With imminent accession to the WTO injected with fierce competition from abroad, China’s own market orientation will become more competitive. This is good news for users of technology, as Internet and mobile phone costs should decrease. However, which technologies should the church deploy? What will be their cost to the church, and will church leaders be able to use them effectively? WE shall explore these questions further.

Ministry Intersecting Technological Realities and Possibilities

With 60% of China’s population under the age of 24, marketers are drooling over the prospect of reaching the youth. MTV, which accesses 47 million households in China, is leading the charge by importing commercial pop culture and icons from Japan, Taiwan, and Hong Kong. Many returning overseas scholars are also importing Christian and Western secular democratic and scientific values that further shape this group of 630 million that represents the next generation. China is modernizing, changing and transforming at a speed that has little, or few, parallels in history.

Church leaders in China, and ministry leaders who would like to help strengthen the church in China, face new challenges. Some Western Christian organizations have already seized upon the availability of affordable cable and are using it to broadcast their programs into China. However, the time slots are awkward and the programs are in English. Radio programs go into China not only on airwaves, but via cassettes and CD-ROM.

In the West, a migration from VCRs to DVDs is occurring, but China never really had an installed base of VCRs. Rather, skipping a generation of technology, the society now has a huge, affordable and installed base of VCD players (videos on CDs which are less versatile than DVDs). If one were to climb to some of the most remote areas in Sichuan province, one would find “minority” villages with houses that have satellite dishes and televisions with 19 or 21 inch screens. Back in the city, the accepted size of a television screen among the younger generation is 29 inches. This combination of large screen size televisions and VCD players mixed with a changing society that grants private freedom of expression has launched a “content driven” VCD movement.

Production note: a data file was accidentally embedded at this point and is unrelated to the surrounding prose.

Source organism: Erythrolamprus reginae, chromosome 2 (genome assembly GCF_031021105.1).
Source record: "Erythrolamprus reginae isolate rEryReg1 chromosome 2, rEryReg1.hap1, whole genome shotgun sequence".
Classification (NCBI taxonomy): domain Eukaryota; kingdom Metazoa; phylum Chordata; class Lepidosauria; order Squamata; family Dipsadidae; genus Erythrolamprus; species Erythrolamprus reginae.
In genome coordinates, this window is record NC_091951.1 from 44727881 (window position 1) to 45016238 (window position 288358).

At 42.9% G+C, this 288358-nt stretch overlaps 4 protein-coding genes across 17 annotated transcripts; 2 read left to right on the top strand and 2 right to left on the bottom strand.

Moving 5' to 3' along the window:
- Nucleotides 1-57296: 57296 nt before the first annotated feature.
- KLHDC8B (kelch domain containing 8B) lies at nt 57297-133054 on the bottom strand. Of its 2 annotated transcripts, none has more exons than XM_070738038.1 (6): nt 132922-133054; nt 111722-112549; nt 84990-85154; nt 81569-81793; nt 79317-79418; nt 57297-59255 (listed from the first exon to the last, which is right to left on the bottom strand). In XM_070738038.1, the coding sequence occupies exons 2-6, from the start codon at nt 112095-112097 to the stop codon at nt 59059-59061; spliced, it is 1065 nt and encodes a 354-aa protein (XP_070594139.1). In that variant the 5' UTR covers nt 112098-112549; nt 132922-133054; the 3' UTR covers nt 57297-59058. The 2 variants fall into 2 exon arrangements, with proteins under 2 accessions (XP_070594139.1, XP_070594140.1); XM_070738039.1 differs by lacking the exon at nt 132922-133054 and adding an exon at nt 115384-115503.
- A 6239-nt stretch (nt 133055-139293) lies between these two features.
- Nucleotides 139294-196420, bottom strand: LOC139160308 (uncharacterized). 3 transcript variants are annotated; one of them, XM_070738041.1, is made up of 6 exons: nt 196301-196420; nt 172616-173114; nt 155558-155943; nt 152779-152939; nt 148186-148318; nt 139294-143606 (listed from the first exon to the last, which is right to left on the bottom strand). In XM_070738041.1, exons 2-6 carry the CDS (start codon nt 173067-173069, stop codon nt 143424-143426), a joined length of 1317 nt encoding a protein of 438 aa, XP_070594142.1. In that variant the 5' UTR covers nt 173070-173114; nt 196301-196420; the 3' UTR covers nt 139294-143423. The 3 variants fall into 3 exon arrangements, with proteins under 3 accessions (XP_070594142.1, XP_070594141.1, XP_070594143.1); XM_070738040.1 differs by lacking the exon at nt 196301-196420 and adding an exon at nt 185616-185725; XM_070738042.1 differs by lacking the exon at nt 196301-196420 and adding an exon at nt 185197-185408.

The Wenzhou church has seized this opportunity to put beautiful nature scenes with the sound and words of their choirs singing hymns on VCDs. This wave of supplying “content” soul ministering music and of enabling people at home to sing Christian songs has become a huge ministry. Similarly the Jesus film has been circulated throughout China using this same installed base of technology with many coming to know Christ. The voice-only version of the Jesus film has also been repackaged in VCD format. Likewise, children are enjoying the Super Book series on VCDs. Strategies such as these essentially put both “content” and “technology” transfer into the hands of the church leaders increasing their capacity to minister more effectively.

Some church leaders have become even bolder! They have used laptop computers fitted with “laptop overhead projectors” to zoom the Jesus film onto a large screen that accommodates a viewing audience of 1,000 people. Professionals, students and professors, church leaders. And theological teachers have used the FirstLIGHT2000 CD-ROM software as both follow-up material and training curriculum for those who are reached through the VCD media. An interesting sidelight of this wholesale “content and technology” transfer is that the same Jesus film, FirstLIGHT2000 or Super Book stories can be used overseas where the diaspora mainland Chinese are residing.

A visit to the Chinese simplified script Internet portals makes one aware that there are already many Christian sites with a growing number of websites of mainland Chinese origin. Church leaders in various cities from Beijing to Changsha to Urumqi have already used “instant messaging” to discuss Bible passages and to encourage one another. However, of real interest are the “Christian chat rooms.” Without doubt, these are monitored—and some people are outright political in their views. However, there are also genuine seekers. Questions like “Can a communist party member become a Christian?” pop up with regular frequency, and respondents have answered those seekers well.

The mobile phone market has an even larger market space than computer linkage to the Internet. Based on conservative estimates, the Chinese government believes many more people will have their first experience on the Internet through mobile phones rather than computers. With current pricing structures, the cost of a mobile phone is prohibitively high; however, this is now changing in a dramatic way. For about a decade, China has had world class manufacturing facilities that have won them market space for large appliances as well as smaller ones. Now, they are entering into the manufacture of mobile phones using their own brand names and competing directly against Nokia, Motorola, Ericsson. While a number of pressure points exist for both the manufacturers and the wireless providers, the bottom line is they want to and must succeed. The benefits accrue to the consumer in lower prices for both handset units and airtime charges.